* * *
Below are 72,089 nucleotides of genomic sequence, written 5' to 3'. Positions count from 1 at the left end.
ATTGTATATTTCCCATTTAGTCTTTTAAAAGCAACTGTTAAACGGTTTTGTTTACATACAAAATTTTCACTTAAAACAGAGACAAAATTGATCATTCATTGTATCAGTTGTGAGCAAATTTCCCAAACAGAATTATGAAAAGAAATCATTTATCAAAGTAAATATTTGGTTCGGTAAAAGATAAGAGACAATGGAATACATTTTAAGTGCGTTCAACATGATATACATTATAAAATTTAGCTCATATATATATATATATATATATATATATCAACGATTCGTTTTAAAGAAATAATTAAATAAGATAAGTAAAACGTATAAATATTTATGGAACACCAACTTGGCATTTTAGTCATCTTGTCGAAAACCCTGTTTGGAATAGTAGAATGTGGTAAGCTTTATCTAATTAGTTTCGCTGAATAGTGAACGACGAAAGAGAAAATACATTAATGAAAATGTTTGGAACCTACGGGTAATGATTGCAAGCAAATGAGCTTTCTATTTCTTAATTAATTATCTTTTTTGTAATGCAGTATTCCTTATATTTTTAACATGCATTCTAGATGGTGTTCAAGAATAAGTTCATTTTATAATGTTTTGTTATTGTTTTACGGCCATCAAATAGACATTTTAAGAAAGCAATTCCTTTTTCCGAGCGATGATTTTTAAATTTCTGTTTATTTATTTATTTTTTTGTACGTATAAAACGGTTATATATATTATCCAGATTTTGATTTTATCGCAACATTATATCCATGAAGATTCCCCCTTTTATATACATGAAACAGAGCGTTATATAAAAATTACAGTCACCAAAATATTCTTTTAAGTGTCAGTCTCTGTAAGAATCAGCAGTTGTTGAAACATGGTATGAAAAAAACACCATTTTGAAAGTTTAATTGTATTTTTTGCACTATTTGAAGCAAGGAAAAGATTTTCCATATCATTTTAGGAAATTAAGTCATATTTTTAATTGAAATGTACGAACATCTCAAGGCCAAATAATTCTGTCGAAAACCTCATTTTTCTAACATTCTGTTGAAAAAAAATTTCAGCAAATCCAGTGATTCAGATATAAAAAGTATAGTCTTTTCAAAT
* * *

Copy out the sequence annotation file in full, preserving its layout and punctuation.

Below are 72,089 nucleotides of genomic sequence, written 5' to 3'. Positions count from 1 at the left end.
ATTGTATATTTCCCATTTAGTCTTTTAAAAGCAACTGTTAAACGGTTTTGTTTACATACAAAATTTTCACTTAAAACAGAGACAAAATTGATCATTCATTGTATCAGTTGTGAGCAAATTTCCCAAACAGAATTATGAAAAGAAATCATTTATCAAAGTAAATATTTGGTTCGGTAAAAGATAAGAGACAATGGAATACATTTTAAGTGCGTTCAACATGATATACATTATAAAATTTAGCTCATATATATATATATATATATATATATATCAACGATTCGTTTTAAAGAAATAATTAAATAAGATAAGTAAAACGTATAAATATTTATGGAACACCAACTTGGCATTTTAGTCATCTTGTCGAAAACCCTGTTTGGAATAGTAGAATGTGGTAAGCTTTATCTAATTAGTTTCGCTGAATAGTGAACGACGAAAGAGAAAATACATTAATGAAAATGTTTGGAACCTACGGGTAATGATTGCAAGCAAATGAGCTTTCTATTTCTTAATTAATTATCTTTTTTGTAATGCAGTATTCCTTATATTTTTAACATGCATTCTAGATGGTGTTCAAGAATAAGTTCATTTTATAATGTTTTGTTATTGTTTTACGGCCATCAAATAGACATTTTAAGAAAGCAATTCCTTTTTCCGAGCGATGATTTTTAAATTTCTGTTTATTTATTTATTTTTTTGTACGTATAAAACGGTTATATATATTATCCAGATTTTGATTTTATCGCAACATTATATCCATGAAGATTCCCCCTTTTATATACATGAAACAGAGCGTTATATAAAAATTACAGTCACCAAAATATTCTTTTAAGTGTCAGTCTCTGTAAGAATCAGCAGTTGTTGAAACATGGTATGAAAAAAACACCATTTTGAAAGTTTAATTGTATTTTTTGCACTATTTGAAGCAAGGAAAAGATTTTCCATATCATTTTAGGAAATTAAGTCATATTTTTAATTGAAATGTACGAACATCTCAAGGCCAAATAATTCTGTCGAAAACCTCATTTTTCTAACATTCTGTTGAAAAAAAATTTCAGCAAATCCAGTGATTCAGATATAAAAAGTATAGTCTTTTCAAAT